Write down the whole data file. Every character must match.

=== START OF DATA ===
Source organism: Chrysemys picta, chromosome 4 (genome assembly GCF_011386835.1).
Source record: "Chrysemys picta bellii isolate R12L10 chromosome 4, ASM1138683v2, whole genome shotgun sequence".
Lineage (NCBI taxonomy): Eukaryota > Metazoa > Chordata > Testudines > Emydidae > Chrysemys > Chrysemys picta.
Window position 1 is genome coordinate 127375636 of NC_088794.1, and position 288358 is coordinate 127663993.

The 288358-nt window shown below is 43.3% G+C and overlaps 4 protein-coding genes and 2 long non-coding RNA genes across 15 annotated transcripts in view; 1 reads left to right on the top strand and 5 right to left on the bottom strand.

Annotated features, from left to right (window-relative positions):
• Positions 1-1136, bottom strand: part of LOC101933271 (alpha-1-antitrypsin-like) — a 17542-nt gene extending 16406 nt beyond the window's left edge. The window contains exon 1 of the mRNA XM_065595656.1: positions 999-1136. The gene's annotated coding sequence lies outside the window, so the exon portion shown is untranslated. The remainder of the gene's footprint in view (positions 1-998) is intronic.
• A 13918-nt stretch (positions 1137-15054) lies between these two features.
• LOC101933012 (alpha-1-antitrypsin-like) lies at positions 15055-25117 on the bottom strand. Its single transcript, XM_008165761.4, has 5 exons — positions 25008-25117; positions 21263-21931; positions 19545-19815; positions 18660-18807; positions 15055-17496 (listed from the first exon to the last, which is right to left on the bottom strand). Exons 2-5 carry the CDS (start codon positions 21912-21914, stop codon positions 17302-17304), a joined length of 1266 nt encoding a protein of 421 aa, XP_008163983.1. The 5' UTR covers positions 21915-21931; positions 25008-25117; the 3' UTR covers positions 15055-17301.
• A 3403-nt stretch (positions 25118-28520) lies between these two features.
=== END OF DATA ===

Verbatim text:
Source organism: Chrysemys picta, chromosome 4 (genome assembly GCF_011386835.1).
Source record: "Chrysemys picta bellii isolate R12L10 chromosome 4, ASM1138683v2, whole genome shotgun sequence".
Lineage (NCBI taxonomy): Eukaryota > Metazoa > Chordata > Testudines > Emydidae > Chrysemys > Chrysemys picta.
Window position 1 is genome coordinate 127375636 of NC_088794.1, and position 288358 is coordinate 127663993.

The 288358-nt window shown below is 43.3% G+C and overlaps 4 protein-coding genes and 2 long non-coding RNA genes across 15 annotated transcripts in view; 1 reads left to right on the top strand and 5 right to left on the bottom strand.

Annotated features, from left to right (window-relative positions):
• Positions 1-1136, bottom strand: part of LOC101933271 (alpha-1-antitrypsin-like) — a 17542-nt gene extending 16406 nt beyond the window's left edge. The window contains exon 1 of the mRNA XM_065595656.1: positions 999-1136. The gene's annotated coding sequence lies outside the window, so the exon portion shown is untranslated. The remainder of the gene's footprint in view (positions 1-998) is intronic.
• A 13918-nt stretch (positions 1137-15054) lies between these two features.
• LOC101933012 (alpha-1-antitrypsin-like) lies at positions 15055-25117 on the bottom strand. Its single transcript, XM_008165761.4, has 5 exons — positions 25008-25117; positions 21263-21931; positions 19545-19815; positions 18660-18807; positions 15055-17496 (listed from the first exon to the last, which is right to left on the bottom strand). Exons 2-5 carry the CDS (start codon positions 21912-21914, stop codon positions 17302-17304), a joined length of 1266 nt encoding a protein of 421 aa, XP_008163983.1. The 5' UTR covers positions 21915-21931; positions 25008-25117; the 3' UTR covers positions 15055-17301.
• A 3403-nt stretch (positions 25118-28520) lies between these two features.